I have my reasons. I grew up in a household where abuse was the norm. It started with my father. I cannot think of a single way in which he was not abusive to us. My eldest sister was able to work up the courage to turn him in for the abuse. She wanted to save her three sisters and herself from his abuse. Instead, everything was turned on her. Our father’s siblings and their children railed against her. They called her a liar and a whore. Then someone bailed our father out of jail. Long story short, after a failed attempt to destroy his family, he chose to take his own life rather than stand trial for his crimes. He shot himself in the driveway in front of our house. After this, his siblings and other family members not only tore into my sister (as much as they could as she was still in state’s custody) they turned on my mother and the rest of us. It didn’t help when almost ten years later I had the same issues with my father’s brother. Then I was the one called a liar and a whore. He didn’t go to jail though. I was removed from the home during the investigation but then, unfortunately returned (God, I hate the 80’s!). The only good that came out of this unfortunate childhood, if you can call it that, is my writing and creativity which I have used as a release from pain and a way to escape my reality.

Today I am married (25 years this fall) with two children. I made a conscious choice when they were born that I would make sure my father’s people were not in their lives. I have done what I can in this digital age to ensure that I am not found. I cannot endure the harassment that they might measure out to me and I would not have my children know its vileness for a moment. To that end I will now and forevermore be Lelain de Peche, anonymous writer and artist.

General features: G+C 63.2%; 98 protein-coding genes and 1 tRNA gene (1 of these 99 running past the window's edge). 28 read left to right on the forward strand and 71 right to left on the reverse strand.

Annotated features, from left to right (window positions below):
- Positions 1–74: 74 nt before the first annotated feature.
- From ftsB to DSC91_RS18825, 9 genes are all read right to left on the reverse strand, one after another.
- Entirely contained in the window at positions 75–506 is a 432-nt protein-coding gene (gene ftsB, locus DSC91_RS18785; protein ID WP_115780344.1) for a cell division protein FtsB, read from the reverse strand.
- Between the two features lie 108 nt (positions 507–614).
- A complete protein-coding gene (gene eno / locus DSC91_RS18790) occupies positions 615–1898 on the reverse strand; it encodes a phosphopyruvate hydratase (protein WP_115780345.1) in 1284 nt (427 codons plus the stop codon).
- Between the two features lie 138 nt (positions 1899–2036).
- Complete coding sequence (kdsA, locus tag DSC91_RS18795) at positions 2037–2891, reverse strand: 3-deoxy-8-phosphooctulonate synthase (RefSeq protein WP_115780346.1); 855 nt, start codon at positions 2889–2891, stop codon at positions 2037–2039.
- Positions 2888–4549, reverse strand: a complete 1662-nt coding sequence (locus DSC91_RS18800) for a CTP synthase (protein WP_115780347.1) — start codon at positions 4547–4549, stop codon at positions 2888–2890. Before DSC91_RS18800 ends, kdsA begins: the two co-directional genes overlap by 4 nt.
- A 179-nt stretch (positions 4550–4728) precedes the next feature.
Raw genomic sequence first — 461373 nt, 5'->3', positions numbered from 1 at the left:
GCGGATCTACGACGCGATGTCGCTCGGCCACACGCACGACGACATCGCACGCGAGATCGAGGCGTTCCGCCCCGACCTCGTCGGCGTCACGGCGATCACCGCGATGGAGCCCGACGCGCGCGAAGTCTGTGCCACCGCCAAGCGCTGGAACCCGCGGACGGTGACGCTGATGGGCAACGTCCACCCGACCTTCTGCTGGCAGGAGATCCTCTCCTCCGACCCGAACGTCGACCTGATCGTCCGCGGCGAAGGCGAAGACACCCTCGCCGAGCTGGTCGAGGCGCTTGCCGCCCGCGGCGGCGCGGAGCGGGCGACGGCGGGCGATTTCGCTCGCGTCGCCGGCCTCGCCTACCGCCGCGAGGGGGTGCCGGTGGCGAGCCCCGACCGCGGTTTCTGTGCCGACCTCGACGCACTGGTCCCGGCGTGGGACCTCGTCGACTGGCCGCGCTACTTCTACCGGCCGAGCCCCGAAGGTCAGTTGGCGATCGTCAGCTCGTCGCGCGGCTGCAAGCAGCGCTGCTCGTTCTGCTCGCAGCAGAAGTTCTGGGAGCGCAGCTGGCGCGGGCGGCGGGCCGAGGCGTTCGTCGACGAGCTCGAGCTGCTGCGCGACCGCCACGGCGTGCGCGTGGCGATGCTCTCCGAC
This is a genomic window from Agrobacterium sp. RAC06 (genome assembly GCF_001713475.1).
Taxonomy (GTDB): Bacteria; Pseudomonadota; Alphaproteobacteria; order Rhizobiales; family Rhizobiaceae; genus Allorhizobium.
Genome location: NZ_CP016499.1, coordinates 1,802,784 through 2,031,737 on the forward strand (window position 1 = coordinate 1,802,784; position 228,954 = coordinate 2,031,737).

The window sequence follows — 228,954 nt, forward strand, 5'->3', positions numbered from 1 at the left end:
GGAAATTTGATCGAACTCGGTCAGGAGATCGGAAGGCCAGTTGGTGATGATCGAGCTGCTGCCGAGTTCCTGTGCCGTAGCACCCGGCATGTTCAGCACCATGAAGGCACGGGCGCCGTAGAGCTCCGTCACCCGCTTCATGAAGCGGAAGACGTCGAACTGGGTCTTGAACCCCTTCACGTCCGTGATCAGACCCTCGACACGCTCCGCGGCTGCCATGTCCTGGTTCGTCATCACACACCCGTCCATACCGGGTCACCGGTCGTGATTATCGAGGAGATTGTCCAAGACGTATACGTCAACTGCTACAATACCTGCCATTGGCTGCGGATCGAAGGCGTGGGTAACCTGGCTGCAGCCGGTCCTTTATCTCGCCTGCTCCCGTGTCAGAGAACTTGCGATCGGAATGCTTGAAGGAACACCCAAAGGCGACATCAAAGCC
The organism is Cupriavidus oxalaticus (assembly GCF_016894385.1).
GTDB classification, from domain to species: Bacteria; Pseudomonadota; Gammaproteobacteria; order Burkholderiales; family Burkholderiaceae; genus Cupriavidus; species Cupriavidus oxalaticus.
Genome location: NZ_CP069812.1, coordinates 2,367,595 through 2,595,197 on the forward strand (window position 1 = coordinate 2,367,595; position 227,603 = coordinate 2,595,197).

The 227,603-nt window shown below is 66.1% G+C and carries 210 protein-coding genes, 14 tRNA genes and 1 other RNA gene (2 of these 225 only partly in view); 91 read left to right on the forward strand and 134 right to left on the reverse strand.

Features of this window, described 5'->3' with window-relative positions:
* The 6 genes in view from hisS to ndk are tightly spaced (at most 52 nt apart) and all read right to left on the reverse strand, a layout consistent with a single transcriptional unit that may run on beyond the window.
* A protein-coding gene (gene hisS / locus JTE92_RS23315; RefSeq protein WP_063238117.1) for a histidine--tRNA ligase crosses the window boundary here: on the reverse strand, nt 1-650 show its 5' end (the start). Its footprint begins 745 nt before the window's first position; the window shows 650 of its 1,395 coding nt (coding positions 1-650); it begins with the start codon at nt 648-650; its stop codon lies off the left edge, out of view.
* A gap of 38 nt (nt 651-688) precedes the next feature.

Thursday, July 18, 2013

Birthday Month

As a child I'd sit in class and be incredibly envious when someone's birthday was celebrated.  Their mom would bring cake and party supplies.  Even as an outcast at my school I was allowed to participate because the whole class was included.  Still, I longed to be able to celebrate my "special day" too.

Ah, but I was born in the summer. July, when the heat really begins to build and the sweat trickles down your back.  When I was a child, not everyone had airconditioning.  We certainly did not.  We had screen doors, open windows, hoped for a cross draft, and had a couple of round oscillating metal fans. It just wasn't cool enough in the house for a real social gathering.  Not that my family was known for social gatherings to begin with.  There were a few times I remember my Mom trying to throw me an actual party.  It was hard to get the neighborhood kids to come over after second grade.  Remember, I was an outcast.  Mom did always make a cake when one of us had a birthday and there were a few presents.  Still, I missed the social acceptance.

When I married, my husband's family would throw me a birthday party.  It was just their family but it was nice.  Cake, ice cream, and a special dinner.  I felt special and it helped to heal some of those childhood wounds.  Once the children came along, all the focus was on making their birthdays as special as possible.  I know that to some extent I was over compensating for my own childhood.  Now the kids are older and fairly much do their own thing on their birthdays.  I think I did good by them. 

My birthday is now just another day.  At most I request to NOT have to make dinner.  I usually buy my own presents.  I have hopes of spending the day reading and writing.  I'm in my 40's.  It's well past time to let go of childhood hurts.  Birthdays are just a day to mark the passage of another year of life, to look back and reflect, and make plans to make the year to come even better.  I think I'm starting to settle well into this middle-age thing...